8K TVs are surging in sales, but things won’t change overnight

Samsung 8K TV
(Image credit: Samsung)

It’s been a good year for 8K TV sales in 2020. Sales numbers have doubled compared to 2019 and are set to have a similar rate of growth in 2021 – while a recent report by Deloitte predicts sales of about a million 8K TV units in 2021. 

That success seems to be mirrored by an expansion of 8K TV ranges from the likes of Samsung and LG, with both TV brands doubling down on 8K sets, ensuring their highest-spec and highest-price models feature an 8K panel. All signs point to 8K being the TV technology of tomorrow then – but the full picture may not be as clear as these manufacturers would like.

Analyst Paul Gray, who leads Omdia’s TV research — a global firm that provides analysis across the technology ecosystem — says the Deloitte forecast is “highly optimistic”. Omdia’s own prediction is not nearly as upbeat as Deloitte’s:

“We expect 250-300 thousand 8K TVs to ship this year [2020], with around 600 thousand next year,” says Gray in an interview. “If we get to the million mark, it would need the Chinese market to take off, yet in China there is barely any 4K TV channels.” 

Even the optimistic figure is a far cry from TVs porting the lower 4K resolution standard. In 2019 alone, a staggering 100 million units of 4K TVs were sold, making it the most popular resolution in the market, many times over – and leaving a lot of ground for 8K TVs to make up.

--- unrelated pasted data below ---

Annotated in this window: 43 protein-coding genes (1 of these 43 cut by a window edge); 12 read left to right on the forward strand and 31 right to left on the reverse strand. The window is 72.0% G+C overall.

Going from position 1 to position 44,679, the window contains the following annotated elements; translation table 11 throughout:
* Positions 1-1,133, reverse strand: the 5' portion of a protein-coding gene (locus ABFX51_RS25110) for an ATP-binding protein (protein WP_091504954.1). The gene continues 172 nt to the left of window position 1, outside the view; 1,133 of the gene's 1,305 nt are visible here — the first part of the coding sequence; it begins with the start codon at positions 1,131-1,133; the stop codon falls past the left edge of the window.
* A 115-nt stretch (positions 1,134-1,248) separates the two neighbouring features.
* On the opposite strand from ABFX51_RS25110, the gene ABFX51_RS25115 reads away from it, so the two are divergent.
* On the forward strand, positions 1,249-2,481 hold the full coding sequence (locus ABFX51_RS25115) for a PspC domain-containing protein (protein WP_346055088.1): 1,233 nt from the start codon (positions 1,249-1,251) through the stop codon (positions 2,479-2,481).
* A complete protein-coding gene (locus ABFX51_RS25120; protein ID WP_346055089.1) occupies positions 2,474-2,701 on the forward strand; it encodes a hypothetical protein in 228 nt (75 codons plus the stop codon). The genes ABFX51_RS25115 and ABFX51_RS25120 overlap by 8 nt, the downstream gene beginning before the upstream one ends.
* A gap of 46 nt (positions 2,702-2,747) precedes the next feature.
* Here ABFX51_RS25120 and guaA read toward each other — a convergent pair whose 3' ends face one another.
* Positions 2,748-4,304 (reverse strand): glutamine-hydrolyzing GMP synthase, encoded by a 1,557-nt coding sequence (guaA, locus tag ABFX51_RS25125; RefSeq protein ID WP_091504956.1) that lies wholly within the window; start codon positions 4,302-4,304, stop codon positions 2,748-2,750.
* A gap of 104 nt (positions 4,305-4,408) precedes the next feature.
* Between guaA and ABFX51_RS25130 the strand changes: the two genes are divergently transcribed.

According to Omdia’s figures, about 19,000 sets of 8K TVs were sold in 2018. The figure increased by 100,000 in 2019 and reached more than 250,000 in 2020. In itself, it is staggering growth, but in comparison to 4K, the technology has a long way to go to catch up.  

A long way to go

Samsung Q800T QLED

Samsung Q800T 8K QLED TV (Image credit: Samsung)

There are various reasons for this slower pace of adoption for 8K units. The cost, like any other new technology in its early days, is very high. That holds true even though costs have vastly reduced in the past few years. It has dropped swiftly, hence helping ramp up interest in 8K units. 

According to Deloitte, the average selling price (ASP) of 8K TVs in 2017 was more than $8,000 (around £5,900 / AU$10,600), going down to $5,500 (around £4,070 / AU$7,300) in the following year. It predicts a further reduction in 2021 to $3,300 (around £2,450 / AU$4,350), with entry-level units being offered for as low as $1,500 (around £1,100 / AU$2,000). However, when 4K TVs are available for less than $300 / £300 / AU$500, the disparity is still pretty large.

The next issue is the conundrum of inches. When it comes to such heights of resolution, size does in fact matter. A common argument is that in order to enjoy the full capacity of an 8K TV, you need the screen to be jumbo-sized. 

“Screens have to be very large to get a real benefit and 80-inch class is still a rarity in all TV markets,” says Gray. “Most countries barely have 4K, and even then 4K services are not profitable. So what is the business case for a further technology step?”

Japan, perhaps, is the exception to that rule. One of the most ambitious players in the market is the country’s public broadcaster NHK. It launched a satellite channel dedicated to 8K content in December 2018, being an outlier at the time – and still to this day – in the support for the ultra-ultra-high resolution. A lot of the channel’s output is in nature and science documentaries, as well as sports programmes – all of which are common types of content to be pushing the limits of realistic detail.